VA Utilization Profile FY 2017 - Veterans Affairs

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VA Utilization ProfileFY 2017Prepared by the National Center for Veterans Analysis and StatisticsMay 2020NCVAS National Center for Veterans Analysis and Statistics

IntroductionWith a budget of 180 billion in fiscal year 2017, the Department of Veterans Affairs (VA) is committed to delivering a wide array of benefits andservices to eligible Veterans, dependents, and survivors to help to ease the transition from the military to civilian life and to improve quality of lifeafter service. Considering the magnitude of this commitment it is important for the VA and key VA stakeholders to be aware of basic characteristicsof the Veteran population being served and the benefits and services provided. VA programs are overseen by three administrations: Veterans Health Administration (VHA) provides Health Care and Pharmacy services Veterans Benefits Administration (VBA) provides Compensation and Pension disability benefits, Education Assistance, Life Insurance, VocationalRehabilitation/employment services, and Home Loan Guaranty assistance National Cemetery Administration (NCA) provides memorial benefits including graves, markers, flags, medallions, and burial allowancesThe National Center for Veterans Analysis and Statistics (NCVAS) conducted a study on Veterans who have used at least one of 22 benefits orservices provided by the VA during Fiscal Years 2008 through 2017. The analysis included a comparison by various characteristics to Veterans whodid not use any VA benefits. Veterans who used at least one benefit or service are termed ‘users’ and Veterans who did not are termed ‘non-users’.Key questions addressed in this study are: How many Veterans used VA benefits? How many did not? Which programs do Veterans use most? What are the demographic and socio-economic characteristics of VA users and how do they differ from non-users? We examined thefollowing characteristics:– Gender– Age– Period of Service– Race/Ethnicity Compensation & Health Care– How many Veterans receive disability Compensation and/or use VA Health Care?– How many disabled Veterans do not use VA Health Care?– Is the number of disabled Veterans not using VA Health Care going up or down?2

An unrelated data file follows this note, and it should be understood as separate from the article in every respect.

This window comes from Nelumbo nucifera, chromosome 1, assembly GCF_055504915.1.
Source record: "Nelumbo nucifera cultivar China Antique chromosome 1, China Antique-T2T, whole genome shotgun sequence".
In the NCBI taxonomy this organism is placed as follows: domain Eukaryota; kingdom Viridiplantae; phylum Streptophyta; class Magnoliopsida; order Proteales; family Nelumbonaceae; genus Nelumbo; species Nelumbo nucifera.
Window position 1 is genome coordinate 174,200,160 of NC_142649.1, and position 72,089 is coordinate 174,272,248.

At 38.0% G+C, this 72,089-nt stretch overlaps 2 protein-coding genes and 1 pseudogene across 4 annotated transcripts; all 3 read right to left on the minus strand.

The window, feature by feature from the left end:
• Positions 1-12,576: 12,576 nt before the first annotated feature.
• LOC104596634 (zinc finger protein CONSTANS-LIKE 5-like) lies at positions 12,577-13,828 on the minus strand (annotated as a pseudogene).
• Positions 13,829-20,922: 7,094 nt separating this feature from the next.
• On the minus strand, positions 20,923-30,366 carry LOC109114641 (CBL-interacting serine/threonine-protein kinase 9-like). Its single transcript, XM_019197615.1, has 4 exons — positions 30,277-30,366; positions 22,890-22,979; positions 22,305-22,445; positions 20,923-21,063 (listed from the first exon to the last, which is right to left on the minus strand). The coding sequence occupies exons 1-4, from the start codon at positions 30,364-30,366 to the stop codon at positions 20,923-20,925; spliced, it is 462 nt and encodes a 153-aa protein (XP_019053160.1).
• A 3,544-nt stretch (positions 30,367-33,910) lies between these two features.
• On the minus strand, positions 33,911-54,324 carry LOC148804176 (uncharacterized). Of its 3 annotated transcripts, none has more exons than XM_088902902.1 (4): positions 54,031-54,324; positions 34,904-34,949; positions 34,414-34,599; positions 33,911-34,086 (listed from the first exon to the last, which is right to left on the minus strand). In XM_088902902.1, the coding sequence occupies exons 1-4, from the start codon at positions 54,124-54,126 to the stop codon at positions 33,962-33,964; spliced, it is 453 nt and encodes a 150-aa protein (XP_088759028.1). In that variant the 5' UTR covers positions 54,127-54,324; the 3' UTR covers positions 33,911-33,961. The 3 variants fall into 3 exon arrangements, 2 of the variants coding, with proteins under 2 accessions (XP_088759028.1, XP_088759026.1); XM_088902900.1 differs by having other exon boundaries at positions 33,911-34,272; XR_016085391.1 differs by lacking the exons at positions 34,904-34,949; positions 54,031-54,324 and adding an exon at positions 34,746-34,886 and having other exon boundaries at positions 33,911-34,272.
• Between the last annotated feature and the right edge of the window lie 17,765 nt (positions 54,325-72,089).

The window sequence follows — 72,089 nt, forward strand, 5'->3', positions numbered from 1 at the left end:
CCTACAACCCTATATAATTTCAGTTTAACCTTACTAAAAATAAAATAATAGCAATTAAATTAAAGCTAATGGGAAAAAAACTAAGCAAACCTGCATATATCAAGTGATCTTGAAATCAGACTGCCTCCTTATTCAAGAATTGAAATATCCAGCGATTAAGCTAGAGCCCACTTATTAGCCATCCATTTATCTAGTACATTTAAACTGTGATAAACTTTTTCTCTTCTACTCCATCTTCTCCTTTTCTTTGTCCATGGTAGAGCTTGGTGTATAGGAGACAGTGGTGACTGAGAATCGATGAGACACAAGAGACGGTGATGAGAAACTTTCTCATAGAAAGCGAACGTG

Key Findings 49% (9.8 out of 20.0 million) of all Veterans used at least one VA benefit or service in FY 2017, anincrease of almost 11 percentage points (39% or 9.0 out of 23.3 million) since FY 2008. Of the 9.8 millionusers, 45% used multiple benefits which is up from 33% in 2008 The percent of female Veterans who used VA benefits increased from 36% in 2008 to 50% in 2017. Thecorresponding rate among male Veterans in 2008 and 2017 was 39% and 49%, respectively. VA Health Care and/or Disability Compensation users accounted for 76% of all VA users in FY 2017, upfrom 69% in FY 2008 25% of all VA users only received Health care benefits in FY 2017 70% of Veterans receiving Disability Compensation used VA Health Care in FY 2017, up from 60% inFY 2008 Median age of male Veterans who used at least one VA benefit is 64; median age of male non-users is 58 Median age of female Veterans who used at least one VA benefit is 48; median age of female non-usersis 48 Veterans between the ages of 25 and 34 and over age 65 are more likely to use VA benefits compared toVeterans of other ages.3